Saturday, June 18, 2011

Dame Patience again

Patience Goodluck is in the news again and this time my gloves are OFF!!
The University of Port Harcourt has conferred on her an honorary Dokitarate of Widowhood studies.

My first blame isn’t with her, it’s with Professor Ajienka the VC of Uniport who is understandably seeking handsome donations for the University’s N5bn endowment fund. I understand. Really I do. After all, it has become popular for academic institutions to sell their souls for lucre. University of London is still clearing the mess of a $300,000 endowment fund from Libya’s Ghaddafi. Even my own Durham University got substantial funding from Israel to do some wonky research in Palestine. So if pedigreed schools like these are doing it, why not Uniport?

Be that as it may, that doesn’t make it right Prof Ajienka. 
You could have thought of other creative ways to inspire her donation glands. I can think of a few: 
Name the school's Art/photography studio after her. If she isnt an inspiring muse (look at what she inspired in TY Bello!!) I dont who is. 
Name the English Dept's lecture room after her. If you are an English student wouldn't her grammar inspire you to do better? 
Make her the celebrity Face for the Cancer dept's Skin cancer cause. "Use your umblella and prevent skin cancer". Heck all umbrellas used in the state should bear her image.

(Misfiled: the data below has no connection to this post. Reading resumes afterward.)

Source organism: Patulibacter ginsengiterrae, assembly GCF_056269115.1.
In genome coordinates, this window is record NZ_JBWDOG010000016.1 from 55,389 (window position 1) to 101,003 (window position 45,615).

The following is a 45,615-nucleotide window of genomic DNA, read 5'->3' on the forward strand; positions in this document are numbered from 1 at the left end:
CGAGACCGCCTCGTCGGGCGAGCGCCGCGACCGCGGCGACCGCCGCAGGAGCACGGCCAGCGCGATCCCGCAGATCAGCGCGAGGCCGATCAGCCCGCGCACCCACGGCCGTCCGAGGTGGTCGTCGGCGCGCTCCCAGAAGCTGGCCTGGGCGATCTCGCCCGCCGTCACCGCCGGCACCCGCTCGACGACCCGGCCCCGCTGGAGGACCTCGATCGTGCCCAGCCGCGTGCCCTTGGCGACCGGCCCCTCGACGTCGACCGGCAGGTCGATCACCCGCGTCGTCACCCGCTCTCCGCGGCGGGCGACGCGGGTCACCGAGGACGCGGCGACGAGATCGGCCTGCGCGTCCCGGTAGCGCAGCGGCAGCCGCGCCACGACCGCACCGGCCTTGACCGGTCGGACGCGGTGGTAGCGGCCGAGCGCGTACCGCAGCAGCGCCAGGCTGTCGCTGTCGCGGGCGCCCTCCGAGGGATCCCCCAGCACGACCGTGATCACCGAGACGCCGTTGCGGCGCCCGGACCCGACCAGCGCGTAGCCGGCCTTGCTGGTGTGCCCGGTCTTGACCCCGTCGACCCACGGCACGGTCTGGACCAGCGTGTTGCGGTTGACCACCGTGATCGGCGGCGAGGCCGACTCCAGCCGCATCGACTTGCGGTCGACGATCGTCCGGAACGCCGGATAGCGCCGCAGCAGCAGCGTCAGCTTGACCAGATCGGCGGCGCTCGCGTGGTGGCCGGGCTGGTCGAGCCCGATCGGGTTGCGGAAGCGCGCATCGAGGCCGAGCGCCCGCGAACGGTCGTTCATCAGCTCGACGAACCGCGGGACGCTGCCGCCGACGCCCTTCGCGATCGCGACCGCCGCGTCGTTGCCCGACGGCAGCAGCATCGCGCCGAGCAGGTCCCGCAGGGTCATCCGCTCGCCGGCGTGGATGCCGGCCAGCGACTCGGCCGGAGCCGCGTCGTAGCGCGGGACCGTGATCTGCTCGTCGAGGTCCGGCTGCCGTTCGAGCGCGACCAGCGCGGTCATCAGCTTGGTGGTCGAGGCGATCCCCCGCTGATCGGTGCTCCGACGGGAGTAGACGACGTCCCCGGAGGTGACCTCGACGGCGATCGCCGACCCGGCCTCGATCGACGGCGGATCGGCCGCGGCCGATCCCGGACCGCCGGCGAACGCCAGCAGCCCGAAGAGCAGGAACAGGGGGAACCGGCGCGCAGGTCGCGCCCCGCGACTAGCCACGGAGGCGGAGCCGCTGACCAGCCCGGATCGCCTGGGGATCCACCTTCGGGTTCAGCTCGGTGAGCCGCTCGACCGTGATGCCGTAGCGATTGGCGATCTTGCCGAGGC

Change the school's motto to 'where patience is found, therein lies goodluck'.

See?? I didnt even have to think hard about creative ways that would have helped you achieve your aim without offending Nigerians and yet inspire her purse.  Why make honorary doctorate degrees a joke?
I am not in your school’s shoes, I don’t know how it pinches. I am not even sure it pinches. For all I know, the 5bn endowment fund may just be another bottomless project that keeps taking without giving back. I don’t know. But, I do know that last year, under the chancellorship of Prof Badiem, UNIPORT’s honorary degrees were given to a more deserving group of people: Renowned jurist and former Chief Justice of the Federation, Justice Mohammed Uwais, Managing Director of World Bank, Dr. Ngozi Okonjo-Iweala, ex- governor of Cross River State, Mr. Donald Duke. Professor Sylvanus Cookey and Prof. Aniezonwu Okoro, a renowned professor of medicine.